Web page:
Robert F. Lemanske focuses on Asthma, Immunology, Internal medicine, Rhinovirus and Respiratory sounds. His Asthma research is mostly focused on the topic Bronchodilator. He works mostly in the field of Immunology, limiting it down to topics relating to Disease and, in certain cases, Epidemiology, as a part of the same area of interest.
The study incorporates disciplines such as Gastroenterology and Aeroallergen in addition to Internal medicine. Robert F. Lemanske interconnects Odds ratio, Intensive care, Respiratory tract and Common cold in the investigation of issues within Rhinovirus. His study looks at the relationship between Respiratory sounds and fields such as Pediatrics, as well as how they intersect with chemical problems.
His primary areas of study are Asthma, Immunology, Pediatrics, Internal medicine and Allergy. His specific area of interest is Asthma, where Robert F. Lemanske studies Respiratory sounds. His Immunology research is multidisciplinary, incorporating perspectives in Respiratory disease and Respiratory system.
His Pediatrics research includes themes of Etiology and Birth cohort. Within one scientific family, Robert F. Lemanske focuses on topics pertaining to Placebo under Internal medicine, and may sometimes address concerns connected to Corticosteroid. The concepts of his Allergy study are interwoven with issues in Sensitization, Immune system, Immunopathology and Atopic dermatitis.
Robert F. Lemanske mainly focuses on Asthma, Immunology, Pediatrics, Rhinovirus and Allergy. Robert F. Lemanske specializes in Asthma, namely Wheeze. He has researched Immunology in several fields, including Microbiome, Prospective cohort study and Genetic association.
His Pediatrics research integrates issues from Fluticasone propionate, Respiratory sounds, Treatment failure, Childhood asthma and Global health. His biological study spans a wide range of topics, including Innate immune system, Peripheral blood and Genotype. His work investigates the relationship between Allergy and topics such as Alternative medicine that intersect with problems in Anaphylaxis, Drug allergy and Food allergy.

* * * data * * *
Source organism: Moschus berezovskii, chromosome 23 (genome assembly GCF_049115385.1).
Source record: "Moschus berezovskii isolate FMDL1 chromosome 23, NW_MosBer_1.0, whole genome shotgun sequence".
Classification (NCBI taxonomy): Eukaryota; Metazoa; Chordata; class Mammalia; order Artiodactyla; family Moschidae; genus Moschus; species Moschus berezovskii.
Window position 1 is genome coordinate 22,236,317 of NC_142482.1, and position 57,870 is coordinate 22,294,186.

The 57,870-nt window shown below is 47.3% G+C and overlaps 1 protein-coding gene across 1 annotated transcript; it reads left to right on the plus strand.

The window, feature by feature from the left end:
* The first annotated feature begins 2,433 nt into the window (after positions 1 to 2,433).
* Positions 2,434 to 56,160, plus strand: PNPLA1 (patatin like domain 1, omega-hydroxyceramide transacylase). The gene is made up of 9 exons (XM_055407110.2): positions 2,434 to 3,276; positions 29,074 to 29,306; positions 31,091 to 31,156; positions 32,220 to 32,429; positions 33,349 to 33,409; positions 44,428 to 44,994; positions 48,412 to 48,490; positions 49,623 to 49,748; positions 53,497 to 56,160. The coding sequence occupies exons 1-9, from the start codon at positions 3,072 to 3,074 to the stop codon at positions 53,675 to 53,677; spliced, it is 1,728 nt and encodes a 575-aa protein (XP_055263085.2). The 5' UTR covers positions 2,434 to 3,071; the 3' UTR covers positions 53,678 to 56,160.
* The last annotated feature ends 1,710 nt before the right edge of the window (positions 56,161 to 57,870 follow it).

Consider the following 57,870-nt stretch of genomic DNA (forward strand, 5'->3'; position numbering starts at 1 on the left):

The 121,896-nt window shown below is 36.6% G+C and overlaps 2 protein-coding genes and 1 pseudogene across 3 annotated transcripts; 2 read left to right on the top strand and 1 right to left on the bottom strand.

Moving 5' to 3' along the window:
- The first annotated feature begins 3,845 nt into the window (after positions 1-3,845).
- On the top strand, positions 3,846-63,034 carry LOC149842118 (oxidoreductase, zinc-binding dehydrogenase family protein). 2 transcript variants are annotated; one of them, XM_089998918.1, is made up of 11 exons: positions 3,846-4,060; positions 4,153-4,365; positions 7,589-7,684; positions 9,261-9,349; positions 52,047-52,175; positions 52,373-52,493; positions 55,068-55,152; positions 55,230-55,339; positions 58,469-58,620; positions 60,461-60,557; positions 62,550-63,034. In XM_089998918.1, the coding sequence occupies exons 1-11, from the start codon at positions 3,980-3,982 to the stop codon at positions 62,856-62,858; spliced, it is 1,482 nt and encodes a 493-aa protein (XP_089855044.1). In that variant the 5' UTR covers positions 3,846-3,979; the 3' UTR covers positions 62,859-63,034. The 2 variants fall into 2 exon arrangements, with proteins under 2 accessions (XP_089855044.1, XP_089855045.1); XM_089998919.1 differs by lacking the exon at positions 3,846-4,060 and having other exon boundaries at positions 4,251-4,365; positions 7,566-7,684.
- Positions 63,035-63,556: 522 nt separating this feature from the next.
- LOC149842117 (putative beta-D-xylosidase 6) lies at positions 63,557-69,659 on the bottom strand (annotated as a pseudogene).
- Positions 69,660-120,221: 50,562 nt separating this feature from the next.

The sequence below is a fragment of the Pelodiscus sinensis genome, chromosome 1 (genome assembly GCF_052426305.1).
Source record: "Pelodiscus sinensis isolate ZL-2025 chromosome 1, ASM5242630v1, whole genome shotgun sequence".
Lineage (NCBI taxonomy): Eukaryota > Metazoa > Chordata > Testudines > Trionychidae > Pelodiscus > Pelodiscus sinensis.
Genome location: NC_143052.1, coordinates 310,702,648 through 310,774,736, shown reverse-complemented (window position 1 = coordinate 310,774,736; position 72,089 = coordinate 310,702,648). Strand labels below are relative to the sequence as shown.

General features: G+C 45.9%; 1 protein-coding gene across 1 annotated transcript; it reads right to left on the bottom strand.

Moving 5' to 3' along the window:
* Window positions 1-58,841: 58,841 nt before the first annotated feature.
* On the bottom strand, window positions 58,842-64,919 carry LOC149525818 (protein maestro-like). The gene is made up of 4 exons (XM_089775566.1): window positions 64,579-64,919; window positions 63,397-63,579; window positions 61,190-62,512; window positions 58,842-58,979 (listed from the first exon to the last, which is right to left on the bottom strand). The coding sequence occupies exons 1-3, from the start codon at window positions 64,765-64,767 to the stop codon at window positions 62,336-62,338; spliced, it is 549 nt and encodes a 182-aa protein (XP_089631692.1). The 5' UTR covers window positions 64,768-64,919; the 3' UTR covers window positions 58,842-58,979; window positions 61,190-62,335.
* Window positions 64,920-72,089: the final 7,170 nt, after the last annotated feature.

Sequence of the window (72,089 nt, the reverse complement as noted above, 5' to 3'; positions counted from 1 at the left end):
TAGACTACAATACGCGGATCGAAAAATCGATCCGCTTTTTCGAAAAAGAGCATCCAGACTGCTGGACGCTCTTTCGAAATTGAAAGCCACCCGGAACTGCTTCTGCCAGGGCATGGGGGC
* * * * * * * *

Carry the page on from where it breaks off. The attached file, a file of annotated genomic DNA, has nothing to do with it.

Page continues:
His scientific interests lie mostly in Asthma, Immunology, Rhinovirus, Allergy and Pediatrics. His Asthma research is multidisciplinary, relying on both Odds ratio, Microbiome, Allergic sensitization, Prospective cohort study and Cohort. His studies in Immunology integrate themes in fields like Epigenetics and Respiratory system.
The Rhinovirus study combines topics in areas such as Cadherin, Gene expression and Genotype. Robert F. Lemanske has included themes like Wheeze, Precision medicine, Alternative medicine, Disease and Epigenome in his Allergy study. His studies deal with areas such as Respiratory sounds, Severity of illness, Disease burden and Etiology as well as Pediatrics.
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Wheezing Rhinovirus Illnesses in Early Life Predict Asthma Development in High-Risk Children
Daniel J. Jackson;Ronald E. Gangnon;Michael D. Evans;Kathy A. Roberg.
American Journal of Respiratory and Critical Care Medicine (2008)
Long-term inhaled corticosteroids in preschool children at high risk for asthma.
Theresa W. Guilbert;Wayne J. Morgan;Robert S. Zeiger;Robert S. Zeiger;David T. Mauger.
The New England Journal of Medicine (2006)
Asthma endotypes: A new approach to classification of disease entities within the asthma syndrome
Jan Lötvall;Cezmi A. Akdis;Leonard B. Bacharier;Leif Bjermer.
web science (2011)
A summary of the new GINA strategy: a roadmap to asthma control.
Helen K. Reddel;Eric D. Bateman;Allan Becker;Louis-Philippe Boulet.
European Respiratory Journal (2015)
Meta-analysis of genome-wide association studies of asthma in ethnically diverse North American populations
Dara G. Torgerson;Dara G. Torgerson;Elizabeth J. Ampleford;Grace Y. Chiu;W. James Gauderman.
Nature Genetics (2011)
Rhinovirus illnesses during infancy predict subsequent childhood wheezing
Robert F. Lemanske;Daniel J. Jackson;Ronald E. Gangnon;Michael D. Evans.
The Journal of Allergy and Clinical Immunology (2005)
Role of viral respiratory infections in asthma and asthma exacerbations
William W Busse;Robert F Lemanske;James E Gern.
The Lancet (2010)
The Effect of Polymorphisms of the β2-Adrenergic Receptor on the Response to Regular Use of Albuterol in Asthma
Elliot Israel;Jeffrey M. Drazen;Stephen B. Liggett;Homer A. Boushey.
American Journal of Respiratory and Critical Care Medicine (2000)
International consensus on (ICON) pediatric asthma
N. G. Papadopoulos;H. Arakawa;A. Custovic;J. Gern.
Use of regularly scheduled albuterol treatment in asthma: genotype-stratified, randomised, placebo-controlled cross-over trial
Elliot Israel;Vernon M. Chinchilli;Jean G. Ford;Homer A. Boushey.
The Lancet (2004)
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